Old Stock Exchange

Chosen to represent St. Petersburg on the 50-ruble bank note, this elegant neoclassical building faces the Neva River from the eastern tip of Vasilyevsky Island like an ancient Greek temple and, with the two Rostral Columns flanking it, forms one of the most celebrated vistas in the city.

  • The Stock Exchange Building on the Spit of Vasilevskiy Island in St. Petersburg, Russia
    The Stock Exchange Building on the Spit of Vasilevskiy Island
  • Winter view of the Stock Exchange Building in St Petersburg, Russia
    Winter view of the Stock Exchange Building

The original St. Petersburg Stock Exchange, built in the 1730s, was wooden. Work began in 1783 on a new stone building by renowned architect Giacomo Quarenghi, but his oval design proved unpopular and in 1804, soon after the building was finished, it was demolished to make way for the present building, designed by Frenchman Thomas de Thomon, who is said to have modeled his designs on the Temple of Hera at Paestum.

The building was completed in 1810, although the official opening of the Exchange was not until 1816. De Thomon's facades feature 44 Doric columns on a high red granite stylobate, and above the main portico is a statue of "Neptune with two rivers - the Neva and the Volkhov". De Thomon went on to design the surroundings of the building, including the Rostral Columns (gas-fired navigational beacons), the square in front of the Stock Exchange, and the embankment. Thus the building became the focal point of the Strelka (or "spit") of Vasilevskiy Island - a vital location because it was right in front of the windows of the Winter Palace.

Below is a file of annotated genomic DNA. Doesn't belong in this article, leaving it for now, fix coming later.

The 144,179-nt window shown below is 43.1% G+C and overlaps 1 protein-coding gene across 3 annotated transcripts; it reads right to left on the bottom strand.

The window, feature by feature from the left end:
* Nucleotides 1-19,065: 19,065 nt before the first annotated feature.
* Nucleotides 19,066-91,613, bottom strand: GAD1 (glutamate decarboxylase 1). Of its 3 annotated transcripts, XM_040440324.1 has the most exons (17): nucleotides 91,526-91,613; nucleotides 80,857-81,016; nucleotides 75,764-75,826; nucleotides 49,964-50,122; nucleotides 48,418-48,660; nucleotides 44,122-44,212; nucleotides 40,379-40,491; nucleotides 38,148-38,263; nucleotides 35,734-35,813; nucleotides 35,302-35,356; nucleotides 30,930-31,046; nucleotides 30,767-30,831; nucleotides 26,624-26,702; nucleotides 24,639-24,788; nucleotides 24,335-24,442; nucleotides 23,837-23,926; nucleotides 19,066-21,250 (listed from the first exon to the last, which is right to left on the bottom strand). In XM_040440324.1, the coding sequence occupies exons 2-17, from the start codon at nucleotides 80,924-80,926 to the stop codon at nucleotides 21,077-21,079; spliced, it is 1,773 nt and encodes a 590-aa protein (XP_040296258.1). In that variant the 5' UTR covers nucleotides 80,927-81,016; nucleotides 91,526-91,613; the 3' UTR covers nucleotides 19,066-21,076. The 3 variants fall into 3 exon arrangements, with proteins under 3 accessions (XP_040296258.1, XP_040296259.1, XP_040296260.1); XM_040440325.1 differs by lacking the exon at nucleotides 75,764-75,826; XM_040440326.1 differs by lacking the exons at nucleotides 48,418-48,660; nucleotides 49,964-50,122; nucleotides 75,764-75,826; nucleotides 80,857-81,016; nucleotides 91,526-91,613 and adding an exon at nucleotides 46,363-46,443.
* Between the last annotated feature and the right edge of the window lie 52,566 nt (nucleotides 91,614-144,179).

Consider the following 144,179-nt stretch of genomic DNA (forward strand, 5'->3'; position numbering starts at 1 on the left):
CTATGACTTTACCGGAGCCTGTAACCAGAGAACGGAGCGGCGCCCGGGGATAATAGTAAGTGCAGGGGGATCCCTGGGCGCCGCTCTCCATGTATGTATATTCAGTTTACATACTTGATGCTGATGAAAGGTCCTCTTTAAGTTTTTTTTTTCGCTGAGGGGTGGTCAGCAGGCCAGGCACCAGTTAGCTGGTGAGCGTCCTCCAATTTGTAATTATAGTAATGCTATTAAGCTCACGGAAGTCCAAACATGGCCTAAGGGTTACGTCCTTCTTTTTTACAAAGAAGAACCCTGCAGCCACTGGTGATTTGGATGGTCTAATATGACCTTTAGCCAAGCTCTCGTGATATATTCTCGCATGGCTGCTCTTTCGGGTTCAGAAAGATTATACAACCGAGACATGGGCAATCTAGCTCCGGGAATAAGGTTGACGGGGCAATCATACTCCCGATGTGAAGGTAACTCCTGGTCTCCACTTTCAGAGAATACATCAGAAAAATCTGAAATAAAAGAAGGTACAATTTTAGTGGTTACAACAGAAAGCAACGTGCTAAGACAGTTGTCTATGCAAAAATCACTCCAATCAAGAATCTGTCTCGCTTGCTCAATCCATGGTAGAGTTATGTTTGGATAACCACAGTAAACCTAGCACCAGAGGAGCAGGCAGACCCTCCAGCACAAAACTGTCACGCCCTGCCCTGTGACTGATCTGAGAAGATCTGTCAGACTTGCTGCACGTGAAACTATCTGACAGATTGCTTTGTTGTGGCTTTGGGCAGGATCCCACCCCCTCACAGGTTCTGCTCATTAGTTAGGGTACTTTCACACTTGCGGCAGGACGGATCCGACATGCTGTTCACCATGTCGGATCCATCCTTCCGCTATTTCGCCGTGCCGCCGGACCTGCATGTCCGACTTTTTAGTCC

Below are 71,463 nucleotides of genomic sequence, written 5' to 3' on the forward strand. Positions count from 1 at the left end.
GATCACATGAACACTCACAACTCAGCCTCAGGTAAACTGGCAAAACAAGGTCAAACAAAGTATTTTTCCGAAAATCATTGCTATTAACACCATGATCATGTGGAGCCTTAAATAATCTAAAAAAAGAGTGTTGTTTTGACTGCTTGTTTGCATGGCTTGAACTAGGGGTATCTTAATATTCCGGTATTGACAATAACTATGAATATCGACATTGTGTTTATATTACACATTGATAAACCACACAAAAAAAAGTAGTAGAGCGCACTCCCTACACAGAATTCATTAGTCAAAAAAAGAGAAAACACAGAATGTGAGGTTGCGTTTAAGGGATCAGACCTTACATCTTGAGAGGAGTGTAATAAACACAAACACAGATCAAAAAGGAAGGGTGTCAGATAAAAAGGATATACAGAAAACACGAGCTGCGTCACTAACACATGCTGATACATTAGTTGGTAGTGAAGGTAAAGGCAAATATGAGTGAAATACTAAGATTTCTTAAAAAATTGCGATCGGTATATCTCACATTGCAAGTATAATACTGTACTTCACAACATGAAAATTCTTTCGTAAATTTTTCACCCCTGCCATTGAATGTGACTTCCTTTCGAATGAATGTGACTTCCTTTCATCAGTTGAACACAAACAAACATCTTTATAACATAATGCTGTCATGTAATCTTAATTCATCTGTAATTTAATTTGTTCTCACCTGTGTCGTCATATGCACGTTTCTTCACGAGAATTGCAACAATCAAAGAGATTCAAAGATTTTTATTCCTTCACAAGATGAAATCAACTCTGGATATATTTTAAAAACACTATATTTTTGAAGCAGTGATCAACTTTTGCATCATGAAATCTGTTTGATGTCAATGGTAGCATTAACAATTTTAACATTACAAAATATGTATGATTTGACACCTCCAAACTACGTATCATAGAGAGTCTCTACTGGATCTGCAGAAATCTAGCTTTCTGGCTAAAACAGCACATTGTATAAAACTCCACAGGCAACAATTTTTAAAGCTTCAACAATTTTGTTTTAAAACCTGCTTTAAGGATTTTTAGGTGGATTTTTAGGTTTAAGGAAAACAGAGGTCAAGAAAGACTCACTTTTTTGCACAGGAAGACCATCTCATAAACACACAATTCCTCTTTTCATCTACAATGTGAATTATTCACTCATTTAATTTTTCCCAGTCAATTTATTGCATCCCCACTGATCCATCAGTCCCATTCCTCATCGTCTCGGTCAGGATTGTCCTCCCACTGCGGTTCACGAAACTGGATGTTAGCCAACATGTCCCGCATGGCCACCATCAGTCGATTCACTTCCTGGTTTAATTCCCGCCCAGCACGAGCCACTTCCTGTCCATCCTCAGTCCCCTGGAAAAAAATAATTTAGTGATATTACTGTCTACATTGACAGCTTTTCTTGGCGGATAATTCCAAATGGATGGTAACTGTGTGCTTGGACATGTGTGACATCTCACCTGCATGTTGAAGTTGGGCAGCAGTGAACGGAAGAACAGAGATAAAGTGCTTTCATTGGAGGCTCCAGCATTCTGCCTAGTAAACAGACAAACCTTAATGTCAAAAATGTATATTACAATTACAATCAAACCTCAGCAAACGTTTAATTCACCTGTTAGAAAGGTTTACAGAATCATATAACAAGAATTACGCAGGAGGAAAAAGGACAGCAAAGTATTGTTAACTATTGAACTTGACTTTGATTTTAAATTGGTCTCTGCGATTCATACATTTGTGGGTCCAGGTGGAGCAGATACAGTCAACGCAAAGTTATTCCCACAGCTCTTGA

Sculpture of Neptune on the Stock Exchange Building in Saint-Petersburg, Russia
Sculpture of Neptune on the Stock Exchange Building

When the Bolsheviks seized power, the Stock Exchange Building became a sailor's club, then the Chamber of Commerce of the North-West Region, a labour exchange, the Soviet for the Study of Manufacturing Capability in the USSR and several other institutions before being transferred to the Central Naval Museum in 1940. At present, the building is in the process of being transferred back to its original purpose, and will soon be the new home of the St. Petersburg International Commodities Exchange.

Address:4, Birzhevaya Ploshchad
Getting there:From Admiralteyskaya, walk west along Nevsky Prospekt, pass between the Admiralty and the Winter Palace, cross Palace Bridge, and you are already on the spit of Vasilevskiy Island (15 minutes). You can follow the same route on bus 24 and 191, and trolleybuses 10 or 11, from Malaya Morskaya Ulitsa to Universitetskaya Naberezhnaya.
What's nearby? Rostral Columns, Strelka (spit) of Vasilyevsky Island, Universitetskaya Naberezhnaya (University Embankment), Kunstkammer